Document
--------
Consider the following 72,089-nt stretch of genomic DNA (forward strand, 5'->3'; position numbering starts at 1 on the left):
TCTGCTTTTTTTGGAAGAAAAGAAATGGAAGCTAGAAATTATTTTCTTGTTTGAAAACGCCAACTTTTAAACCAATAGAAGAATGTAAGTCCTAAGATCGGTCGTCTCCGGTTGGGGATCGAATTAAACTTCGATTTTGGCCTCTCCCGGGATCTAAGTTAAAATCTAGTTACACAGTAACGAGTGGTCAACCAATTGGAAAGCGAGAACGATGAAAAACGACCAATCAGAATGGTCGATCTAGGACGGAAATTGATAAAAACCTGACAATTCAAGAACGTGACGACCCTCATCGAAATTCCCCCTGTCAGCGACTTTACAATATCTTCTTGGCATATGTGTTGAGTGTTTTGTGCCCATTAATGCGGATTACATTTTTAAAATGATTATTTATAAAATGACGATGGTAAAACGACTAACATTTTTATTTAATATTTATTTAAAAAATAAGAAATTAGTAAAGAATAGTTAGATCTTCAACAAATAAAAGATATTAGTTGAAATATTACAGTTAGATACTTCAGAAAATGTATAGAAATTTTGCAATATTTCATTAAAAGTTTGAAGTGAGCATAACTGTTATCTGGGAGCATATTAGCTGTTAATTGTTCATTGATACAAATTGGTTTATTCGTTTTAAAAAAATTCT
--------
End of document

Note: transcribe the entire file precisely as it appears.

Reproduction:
Consider the following 72,089-nt stretch of genomic DNA (forward strand, 5'->3'; position numbering starts at 1 on the left):
TCTGCTTTTTTTGGAAGAAAAGAAATGGAAGCTAGAAATTATTTTCTTGTTTGAAAACGCCAACTTTTAAACCAATAGAAGAATGTAAGTCCTAAGATCGGTCGTCTCCGGTTGGGGATCGAATTAAACTTCGATTTTGGCCTCTCCCGGGATCTAAGTTAAAATCTAGTTACACAGTAACGAGTGGTCAACCAATTGGAAAGCGAGAACGATGAAAAACGACCAATCAGAATGGTCGATCTAGGACGGAAATTGATAAAAACCTGACAATTCAAGAACGTGACGACCCTCATCGAAATTCCCCCTGTCAGCGACTTTACAATATCTTCTTGGCATATGTGTTGAGTGTTTTGTGCCCATTAATGCGGATTACATTTTTAAAATGATTATTTATAAAATGACGATGGTAAAACGACTAACATTTTTATTTAATATTTATTTAAAAAATAAGAAATTAGTAAAGAATAGTTAGATCTTCAACAAATAAAAGATATTAGTTGAAATATTACAGTTAGATACTTCAGAAAATGTATAGAAATTTTGCAATATTTCATTAAAAGTTTGAAGTGAGCATAACTGTTATCTGGGAGCATATTAGCTGTTAATTGTTCATTGATACAAATTGGTTTATTCGTTTTAAAAAAATTCT